International Association of Scientific and Technological University Libraries

IATUL News Alerts

Archive March 2012

Improving the discoverability of scholarly content in the twenty-first century: collaboration opportunities for librarians, publishers, and vendors.

Thursday, 29 March 2012 3:14:12 p.m.

Discoverability is a popular buzzword—ultimately meaning the degree to which scholars can locate the content needed to advance their research and other creative activity. Improved user discovery experiences require heightened collaboration among scholarly publishers and their published authors; search engine developers, database providers, abstracting and indexing services, and academic publishers; electronic resource management and integrated library system vendors; and librarians who advance institutional discoverability. Drawing from interviews with value chain experts, results of research studies, and insights from scholarly literature, this white paper assesses the currently fragmented discovery environment and proposes cross-sector conversations to further visibility and, ultimately, usage of the scholarly corpus, not only on the open web, but within library service

Go to source:

http://www.sagepub.com/repository/binaries/librarian/DiscoverabilityWhitePaper/

Value and benefits of text mining

Thursday, 29 March 2012 3:14:12 p.m.

Vast amounts of new information and data are generated everyday through economic, academic and social activities. This sea of data, predicted to increase at a rate of 40% p.a., has significant potential economic and societal value. Techniques such as text and data mining and analytics are required to exploit this potential.
 
Businesses use such techniques to analyse customer and competitor data to improve competitiveness; the pharmaceutical industry mines patents and research articles to improve drug discovery; within academic research, mining and analytics of large datasets are delivering efficiencies and new knowledge in areas as diverse as biological science, particle physics and media and communications.
 
We have explored the costs, benefits, barriers and risks associated with text mining within UKFHE research using the approach to welfare economics laid out in the UK Treasury best practice guidelines for evaluation.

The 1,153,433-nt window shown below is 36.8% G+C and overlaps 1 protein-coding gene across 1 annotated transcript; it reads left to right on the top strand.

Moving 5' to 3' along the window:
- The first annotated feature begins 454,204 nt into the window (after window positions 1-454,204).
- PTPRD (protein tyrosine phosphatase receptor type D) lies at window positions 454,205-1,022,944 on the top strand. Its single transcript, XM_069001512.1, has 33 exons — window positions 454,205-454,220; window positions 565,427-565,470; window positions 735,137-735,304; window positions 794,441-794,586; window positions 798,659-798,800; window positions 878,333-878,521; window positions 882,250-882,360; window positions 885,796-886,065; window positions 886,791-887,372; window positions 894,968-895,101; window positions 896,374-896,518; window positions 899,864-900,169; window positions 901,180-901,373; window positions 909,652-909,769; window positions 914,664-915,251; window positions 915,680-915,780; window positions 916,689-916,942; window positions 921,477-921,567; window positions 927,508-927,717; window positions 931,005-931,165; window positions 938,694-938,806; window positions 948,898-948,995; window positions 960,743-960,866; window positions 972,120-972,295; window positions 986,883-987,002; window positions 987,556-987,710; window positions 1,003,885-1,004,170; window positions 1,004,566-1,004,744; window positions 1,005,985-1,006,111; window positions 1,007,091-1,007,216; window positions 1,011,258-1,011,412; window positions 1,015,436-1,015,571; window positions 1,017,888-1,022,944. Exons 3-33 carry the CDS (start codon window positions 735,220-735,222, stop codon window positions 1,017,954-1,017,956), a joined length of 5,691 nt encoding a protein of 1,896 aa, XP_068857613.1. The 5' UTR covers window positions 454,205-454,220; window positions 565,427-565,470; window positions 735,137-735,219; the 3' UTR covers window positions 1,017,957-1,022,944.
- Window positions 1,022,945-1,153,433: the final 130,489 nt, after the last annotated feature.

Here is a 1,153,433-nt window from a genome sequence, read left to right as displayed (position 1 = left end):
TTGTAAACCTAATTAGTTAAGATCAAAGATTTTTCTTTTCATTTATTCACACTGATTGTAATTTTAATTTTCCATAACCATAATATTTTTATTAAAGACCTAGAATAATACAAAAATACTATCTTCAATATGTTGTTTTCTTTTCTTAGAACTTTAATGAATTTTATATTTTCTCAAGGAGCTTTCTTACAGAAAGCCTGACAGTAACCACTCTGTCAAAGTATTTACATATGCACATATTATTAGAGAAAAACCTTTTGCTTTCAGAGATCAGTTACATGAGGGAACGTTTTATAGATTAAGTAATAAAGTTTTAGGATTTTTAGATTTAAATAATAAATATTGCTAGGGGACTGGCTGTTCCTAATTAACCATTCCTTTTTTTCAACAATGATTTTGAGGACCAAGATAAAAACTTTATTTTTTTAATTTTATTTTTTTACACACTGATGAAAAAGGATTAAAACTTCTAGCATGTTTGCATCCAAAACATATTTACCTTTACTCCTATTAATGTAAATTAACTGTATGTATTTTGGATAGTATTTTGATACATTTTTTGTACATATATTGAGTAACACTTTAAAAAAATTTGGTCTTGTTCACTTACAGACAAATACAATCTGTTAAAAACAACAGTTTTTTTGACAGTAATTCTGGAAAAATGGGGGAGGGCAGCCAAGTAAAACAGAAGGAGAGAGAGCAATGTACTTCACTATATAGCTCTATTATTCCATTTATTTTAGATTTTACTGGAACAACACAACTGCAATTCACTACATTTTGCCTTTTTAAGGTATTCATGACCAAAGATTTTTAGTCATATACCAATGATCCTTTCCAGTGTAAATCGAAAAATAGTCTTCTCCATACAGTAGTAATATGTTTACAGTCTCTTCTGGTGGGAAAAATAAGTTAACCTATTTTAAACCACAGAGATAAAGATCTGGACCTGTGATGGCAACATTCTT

Go to source:
http://www.jisc.ac.uk/publications/reports/2012/value-and-benefits-of-text-mining.aspx#a01

Usage Factor: usage-based measures of journal impact and quality

Thursday, 29 March 2012 3:14:12 p.m.

The overall aim of the Usage Factor project is to explore how online journal usage statistics might form the basis of a new measure of journal impact and quality, the Usage Factor (UF). The specific objectives of the project are: to examine the ways in which journal quality is currently assessed; to assess whether the UF would be a statistically meaningful measure; whether it would be accepted by researchers, publishers, librarians and research institutions; whether it would be statistically credible and robust; whether there is an organizational and economic model for its implementation that would be acceptable to the major stakeholder groups.
 
The project is being executed in three stages, from 2007 onwards. Stage 1 focused on market research into the overall feasibility and acceptability of the Usage Factor in principle. Stage 2 focused on modeling and analysis, in which real usage data from COUNTER-compliant publishers was used to test the formula for calculation of UF, as well as the processes for doing so on a sustainable, ongoing basis. The full report on Stages 1 and 2 of the project is provided below. Stage 3 of the project, which commenced in October 2011, is now under way.
 
One of the first outcomes of Stage 3 of the project is now available, the Draft Release 1 of the COUNTER Code of Practice for Usage Factors.

Go to source:
http://www.projectcounter.org/usage_factor.html
 

Open access: awareness and attitudes amongst the author community

Thursday, 29 March 2012 3:14:12 p.m.